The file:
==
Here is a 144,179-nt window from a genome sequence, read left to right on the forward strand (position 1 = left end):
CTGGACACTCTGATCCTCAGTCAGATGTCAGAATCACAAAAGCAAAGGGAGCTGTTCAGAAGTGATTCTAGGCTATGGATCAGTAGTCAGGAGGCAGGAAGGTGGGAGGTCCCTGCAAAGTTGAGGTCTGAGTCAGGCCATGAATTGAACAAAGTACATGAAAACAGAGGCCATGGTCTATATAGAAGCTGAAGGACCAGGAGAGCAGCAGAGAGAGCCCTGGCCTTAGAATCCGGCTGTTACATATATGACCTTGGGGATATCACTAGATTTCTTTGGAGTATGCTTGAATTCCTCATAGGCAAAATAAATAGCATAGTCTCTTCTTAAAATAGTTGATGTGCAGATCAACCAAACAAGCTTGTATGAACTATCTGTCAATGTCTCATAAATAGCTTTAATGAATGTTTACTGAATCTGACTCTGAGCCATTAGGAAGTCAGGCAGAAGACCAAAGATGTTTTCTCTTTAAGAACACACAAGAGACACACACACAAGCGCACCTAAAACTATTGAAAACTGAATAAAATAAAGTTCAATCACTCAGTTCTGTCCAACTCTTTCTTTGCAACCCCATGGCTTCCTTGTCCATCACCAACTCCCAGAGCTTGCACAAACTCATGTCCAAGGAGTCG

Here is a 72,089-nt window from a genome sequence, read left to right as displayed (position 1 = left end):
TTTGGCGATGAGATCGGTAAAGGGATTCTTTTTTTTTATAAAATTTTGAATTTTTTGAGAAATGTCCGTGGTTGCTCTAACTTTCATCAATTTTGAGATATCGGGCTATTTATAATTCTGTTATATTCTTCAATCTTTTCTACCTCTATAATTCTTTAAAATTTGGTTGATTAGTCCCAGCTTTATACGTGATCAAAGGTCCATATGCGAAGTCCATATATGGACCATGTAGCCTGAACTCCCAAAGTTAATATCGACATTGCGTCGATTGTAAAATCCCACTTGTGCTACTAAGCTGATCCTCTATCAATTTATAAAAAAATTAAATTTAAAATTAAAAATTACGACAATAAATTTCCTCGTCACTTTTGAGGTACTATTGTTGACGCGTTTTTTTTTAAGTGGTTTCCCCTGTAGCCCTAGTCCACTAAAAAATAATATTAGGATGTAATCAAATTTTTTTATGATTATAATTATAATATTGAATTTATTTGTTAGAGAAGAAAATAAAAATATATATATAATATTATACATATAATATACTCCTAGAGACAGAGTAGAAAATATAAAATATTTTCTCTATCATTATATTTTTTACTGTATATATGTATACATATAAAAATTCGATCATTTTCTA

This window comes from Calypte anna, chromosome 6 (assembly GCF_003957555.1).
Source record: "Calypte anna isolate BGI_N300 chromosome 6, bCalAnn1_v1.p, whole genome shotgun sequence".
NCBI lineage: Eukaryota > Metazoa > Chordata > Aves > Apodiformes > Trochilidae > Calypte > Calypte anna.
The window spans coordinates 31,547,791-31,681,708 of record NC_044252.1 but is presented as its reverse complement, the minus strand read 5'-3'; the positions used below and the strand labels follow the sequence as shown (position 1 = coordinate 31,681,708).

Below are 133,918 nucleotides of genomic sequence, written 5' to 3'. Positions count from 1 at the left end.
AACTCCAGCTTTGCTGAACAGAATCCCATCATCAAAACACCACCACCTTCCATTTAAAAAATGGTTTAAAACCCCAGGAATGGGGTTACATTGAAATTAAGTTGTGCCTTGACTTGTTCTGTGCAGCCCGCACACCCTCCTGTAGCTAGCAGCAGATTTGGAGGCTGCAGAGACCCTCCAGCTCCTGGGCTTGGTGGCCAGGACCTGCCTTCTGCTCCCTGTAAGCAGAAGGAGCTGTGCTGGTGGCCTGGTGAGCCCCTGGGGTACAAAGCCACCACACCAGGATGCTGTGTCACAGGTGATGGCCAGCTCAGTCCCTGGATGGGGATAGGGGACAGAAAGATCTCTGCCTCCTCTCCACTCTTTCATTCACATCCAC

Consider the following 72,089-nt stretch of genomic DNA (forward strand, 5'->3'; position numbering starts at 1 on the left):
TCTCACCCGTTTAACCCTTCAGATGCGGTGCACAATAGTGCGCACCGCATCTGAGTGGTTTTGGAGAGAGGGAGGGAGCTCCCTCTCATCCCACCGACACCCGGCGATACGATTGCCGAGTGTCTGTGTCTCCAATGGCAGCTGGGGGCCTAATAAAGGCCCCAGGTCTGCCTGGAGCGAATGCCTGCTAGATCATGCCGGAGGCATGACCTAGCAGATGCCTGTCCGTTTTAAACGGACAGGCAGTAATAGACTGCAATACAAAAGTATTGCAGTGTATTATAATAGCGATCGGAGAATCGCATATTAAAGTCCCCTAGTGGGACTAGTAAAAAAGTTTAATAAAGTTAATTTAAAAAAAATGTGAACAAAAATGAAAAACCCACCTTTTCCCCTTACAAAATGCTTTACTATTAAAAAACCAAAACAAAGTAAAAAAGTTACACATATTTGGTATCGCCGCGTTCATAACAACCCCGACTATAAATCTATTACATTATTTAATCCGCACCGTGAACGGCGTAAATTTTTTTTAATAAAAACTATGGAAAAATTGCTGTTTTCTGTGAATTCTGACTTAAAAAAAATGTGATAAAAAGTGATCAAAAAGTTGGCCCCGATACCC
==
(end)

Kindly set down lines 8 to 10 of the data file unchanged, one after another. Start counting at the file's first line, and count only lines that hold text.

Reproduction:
The window spans coordinates 31,547,791-31,681,708 of record NC_044252.1 but is presented as its reverse complement, the minus strand read 5'-3'; the positions used below and the strand labels follow the sequence as shown (position 1 = coordinate 31,681,708).

Below are 133,918 nucleotides of genomic sequence, written 5' to 3'. Positions count from 1 at the left end.
AACTCCAGCTTTGCTGAACAGAATCCCATCATCAAAACACCACCACCTTCCATTTAAAAAATGGTTTAAAACCCCAGGAATGGGGTTACATTGAAATTAAGTTGTGCCTTGACTTGTTCTGTGCAGCCCGCACACCCTCCTGTAGCTAGCAGCAGATTTGGAGGCTGCAGAGACCCTCCAGCTCCTGGGCTTGGTGGCCAGGACCTGCCTTCTGCTCCCTGTAAGCAGAAGGAGCTGTGCTGGTGGCCTGGTGAGCCCCTGGGGTACAAAGCCACCACACCAGGATGCTGTGTCACAGGTGATGGCCAGCTCAGTCCCTGGATGGGGATAGGGGACAGAAAGATCTCTGCCTCCTCTCCACTCTTTCATTCACATCCAC